To Microsoft, Gaming is About Inclusion
I have been a gamer since I was a young boy. I’m not someone who grew out of one of my favorite hobbies, and I have owned quite a bit of the video game hardware released since the Atari 2600 and the original NES. I was an 80s kid. I spent hundreds of hours hopping on on the heads of Goombas and turtles in Super Mario Bros, and watching as a dog laughed at me as I missed a shot in Duck Hunt with the Nintendo light gun. I also was raised in a family that was very accepting and understanding for people with disabilities. My father had polio and was born before the vaccine, and my brother is autistic. I have always been around people who show me they are so much more than their disabilities, and have taught me to grow as a human being.
As a boy, I watched my father bowl by taking a set of his crutches and filing one of them down a bit so he could lean and throw the ball better. He played basketball. He drove a car. He chopped firewood. Now, I could tell by watching him, that these things weren’t easy, but he was determined to do them anyway. I look back on how hard my father worked to do basic things, and think of all of the other determined individuals who do this every day, just to get around and live their life. What if at least something they did for fun could be easier? Enter the Xbox Adaptive Controller by Microsoft.
Microsoft created a large rectangular controller that is highly customizable to cover a large swath of assistive and Joystick devices. On the front there is a traditional D-pad, menu, options, profile select, and very large A and B buttons. Along the back are a large amount of 3.5 inputs that you can map to the corresponding buttons of a traditional Xbox controller. From the face buttons, the triggers, bumpers, the analog sticks and even the clicking in of the analog sticks or a direction of the d-pad such as up and down, and left and right. On the side of the controller there are multiple USB inputs for joysticks and other devices. It even looks cool. It fits right in with the Xbox family with the white and black color scheme that would look sleek and stylish in any room.
I am sure many of us take the use of our limbs for granted. What if myself and other gamers couldn’t walk, use our hands, any of our limbs, or had other things that would either keep us, or make it very difficult for us to play games and much more. No longer are we using just a joystick and a button or two like in the Atari or Arcade. The controls have become much more complex. Now there are analog sticks, context-sensitive buttons, triggers, bumpers, menu, options, share, touch screens and so many other options that require our input, and most of them may require the gamer to press several of them quickly and within a second of each other.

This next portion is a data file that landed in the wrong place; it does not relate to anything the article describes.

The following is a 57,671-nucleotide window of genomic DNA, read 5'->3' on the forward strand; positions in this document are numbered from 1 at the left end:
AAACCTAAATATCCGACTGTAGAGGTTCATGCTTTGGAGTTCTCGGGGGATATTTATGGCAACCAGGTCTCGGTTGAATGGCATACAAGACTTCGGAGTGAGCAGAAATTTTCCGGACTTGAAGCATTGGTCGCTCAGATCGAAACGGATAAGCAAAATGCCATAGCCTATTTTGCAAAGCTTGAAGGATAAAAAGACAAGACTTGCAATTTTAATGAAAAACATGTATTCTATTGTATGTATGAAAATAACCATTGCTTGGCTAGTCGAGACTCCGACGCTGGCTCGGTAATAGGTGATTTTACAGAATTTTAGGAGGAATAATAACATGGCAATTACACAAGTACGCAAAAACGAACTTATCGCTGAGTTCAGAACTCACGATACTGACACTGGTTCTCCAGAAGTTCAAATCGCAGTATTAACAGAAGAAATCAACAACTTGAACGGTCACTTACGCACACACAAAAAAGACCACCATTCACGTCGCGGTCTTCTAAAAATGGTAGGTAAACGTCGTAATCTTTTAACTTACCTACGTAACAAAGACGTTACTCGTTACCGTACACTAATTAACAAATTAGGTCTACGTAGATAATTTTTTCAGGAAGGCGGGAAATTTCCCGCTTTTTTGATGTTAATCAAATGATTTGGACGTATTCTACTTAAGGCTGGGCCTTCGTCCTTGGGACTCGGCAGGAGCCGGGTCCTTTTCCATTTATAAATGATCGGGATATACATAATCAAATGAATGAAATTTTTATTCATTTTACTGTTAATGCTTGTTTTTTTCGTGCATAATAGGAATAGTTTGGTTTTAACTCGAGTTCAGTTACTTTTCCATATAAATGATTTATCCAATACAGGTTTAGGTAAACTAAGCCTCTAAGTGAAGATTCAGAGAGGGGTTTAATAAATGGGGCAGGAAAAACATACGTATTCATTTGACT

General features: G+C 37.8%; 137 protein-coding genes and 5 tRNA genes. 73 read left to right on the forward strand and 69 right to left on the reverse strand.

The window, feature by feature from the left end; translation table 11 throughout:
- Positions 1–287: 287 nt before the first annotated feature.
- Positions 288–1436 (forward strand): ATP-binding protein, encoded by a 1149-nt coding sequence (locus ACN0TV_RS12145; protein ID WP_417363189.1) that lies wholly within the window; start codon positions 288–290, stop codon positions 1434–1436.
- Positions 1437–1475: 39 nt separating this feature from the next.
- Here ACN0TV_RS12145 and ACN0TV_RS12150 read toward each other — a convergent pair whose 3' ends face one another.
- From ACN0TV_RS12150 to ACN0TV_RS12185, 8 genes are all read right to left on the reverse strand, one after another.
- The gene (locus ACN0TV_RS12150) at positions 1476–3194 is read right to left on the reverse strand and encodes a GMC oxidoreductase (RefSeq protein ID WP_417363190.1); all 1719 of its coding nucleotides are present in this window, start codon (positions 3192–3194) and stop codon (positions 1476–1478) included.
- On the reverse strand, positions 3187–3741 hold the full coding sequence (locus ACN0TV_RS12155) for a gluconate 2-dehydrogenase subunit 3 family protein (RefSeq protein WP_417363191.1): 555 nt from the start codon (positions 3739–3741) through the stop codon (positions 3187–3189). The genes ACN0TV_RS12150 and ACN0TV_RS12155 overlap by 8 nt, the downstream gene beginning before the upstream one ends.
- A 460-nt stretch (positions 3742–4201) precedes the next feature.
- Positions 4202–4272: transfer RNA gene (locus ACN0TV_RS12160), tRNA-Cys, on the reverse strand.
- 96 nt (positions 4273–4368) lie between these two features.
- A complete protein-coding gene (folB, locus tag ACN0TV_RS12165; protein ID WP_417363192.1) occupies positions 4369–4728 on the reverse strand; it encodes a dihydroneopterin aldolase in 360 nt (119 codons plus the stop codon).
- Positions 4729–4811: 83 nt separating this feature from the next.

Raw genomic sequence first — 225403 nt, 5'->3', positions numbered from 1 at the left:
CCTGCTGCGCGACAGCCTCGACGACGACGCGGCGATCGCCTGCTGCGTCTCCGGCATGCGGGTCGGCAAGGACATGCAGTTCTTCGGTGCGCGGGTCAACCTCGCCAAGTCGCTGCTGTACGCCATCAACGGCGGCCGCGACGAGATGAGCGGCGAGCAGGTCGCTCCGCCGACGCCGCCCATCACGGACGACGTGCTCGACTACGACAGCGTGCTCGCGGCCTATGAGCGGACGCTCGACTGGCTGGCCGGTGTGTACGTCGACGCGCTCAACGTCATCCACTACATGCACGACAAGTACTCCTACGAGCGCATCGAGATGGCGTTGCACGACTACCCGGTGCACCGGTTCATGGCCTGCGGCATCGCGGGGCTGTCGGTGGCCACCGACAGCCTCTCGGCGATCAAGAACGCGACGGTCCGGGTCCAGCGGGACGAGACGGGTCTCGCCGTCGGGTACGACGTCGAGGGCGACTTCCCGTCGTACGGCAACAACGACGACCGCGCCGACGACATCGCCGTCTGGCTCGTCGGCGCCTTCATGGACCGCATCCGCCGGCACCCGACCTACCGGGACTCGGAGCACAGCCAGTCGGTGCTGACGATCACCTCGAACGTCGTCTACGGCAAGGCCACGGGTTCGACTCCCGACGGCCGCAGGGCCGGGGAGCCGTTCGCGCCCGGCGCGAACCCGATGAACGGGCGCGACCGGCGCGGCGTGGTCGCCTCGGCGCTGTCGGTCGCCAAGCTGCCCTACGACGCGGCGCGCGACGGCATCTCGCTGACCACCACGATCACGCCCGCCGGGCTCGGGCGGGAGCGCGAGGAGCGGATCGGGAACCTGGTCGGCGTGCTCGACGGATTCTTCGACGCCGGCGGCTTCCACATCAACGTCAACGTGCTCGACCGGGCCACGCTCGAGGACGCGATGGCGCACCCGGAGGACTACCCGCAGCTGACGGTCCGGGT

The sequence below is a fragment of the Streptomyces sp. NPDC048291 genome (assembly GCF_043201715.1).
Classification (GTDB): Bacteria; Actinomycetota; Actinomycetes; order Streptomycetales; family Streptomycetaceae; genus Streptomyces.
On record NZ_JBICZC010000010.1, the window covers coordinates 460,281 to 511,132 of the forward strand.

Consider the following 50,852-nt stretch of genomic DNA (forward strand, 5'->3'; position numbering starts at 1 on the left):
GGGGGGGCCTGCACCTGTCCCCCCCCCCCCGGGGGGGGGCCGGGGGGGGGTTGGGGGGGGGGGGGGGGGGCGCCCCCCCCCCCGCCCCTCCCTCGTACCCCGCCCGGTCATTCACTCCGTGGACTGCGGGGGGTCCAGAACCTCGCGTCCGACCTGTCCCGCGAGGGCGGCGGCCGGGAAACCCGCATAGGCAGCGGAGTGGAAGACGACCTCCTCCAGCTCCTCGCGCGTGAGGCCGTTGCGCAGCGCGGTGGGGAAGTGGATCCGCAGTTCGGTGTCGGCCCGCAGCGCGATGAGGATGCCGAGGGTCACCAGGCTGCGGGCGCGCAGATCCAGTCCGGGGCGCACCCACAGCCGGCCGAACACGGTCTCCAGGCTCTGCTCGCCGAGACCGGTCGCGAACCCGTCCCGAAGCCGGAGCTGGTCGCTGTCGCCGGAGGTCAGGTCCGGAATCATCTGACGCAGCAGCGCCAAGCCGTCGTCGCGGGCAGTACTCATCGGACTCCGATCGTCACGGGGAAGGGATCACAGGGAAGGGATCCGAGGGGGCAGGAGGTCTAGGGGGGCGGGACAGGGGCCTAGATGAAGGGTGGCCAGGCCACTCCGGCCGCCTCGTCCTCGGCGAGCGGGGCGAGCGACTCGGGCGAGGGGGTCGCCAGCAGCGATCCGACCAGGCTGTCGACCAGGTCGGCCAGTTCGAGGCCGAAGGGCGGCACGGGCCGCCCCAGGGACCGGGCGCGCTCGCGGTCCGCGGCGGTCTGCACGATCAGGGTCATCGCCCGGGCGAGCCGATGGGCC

The most impressive thing about the controller is just how many devices it supports. Think of it less as just a basic controller, and more as a hub that allows some amazing depth and customization to fit the gamers needs. Like the name suggests, it is extremely adaptable. It supports large buttons, mouth operated joysticks, and other input devices that allow gamers to press with their legs, use foot pedals, and so much more. The controller will cost $99 and will ship in the fall of this year, 2018. The accessories do not come with it, those are sold separately, but the controller supports many different companies products.
The other feature that can tie into the Adaptive Controller is Co-Pilot. This is a feature built into the Xbox operating system that allows two controllers to act as one. If someone is having trouble pressing buttons or is unable to, a second person with a second controller can do that for them. Co-Pilot is available now, and does not need the Adaptive Controller to work. You can use two standard Xbox controllers. This, combined with the Adaptive Controller, makes for an impressive ecosystem that welcomes everyone.
What Microsoft has done with it’s Adaptive Controller is shown that it’s being inclusive with it’s platform. What many of us have taken for granted, is a reality that many people with disabilities deal with every day. They have issues that they have to deal with that are much bigger than video games, but I am glad to see a corporation as big as Microsoft take the step to bring them an easier way to have fun, without all of the roadblocks they would have to face with a traditional controller. Game on my friends!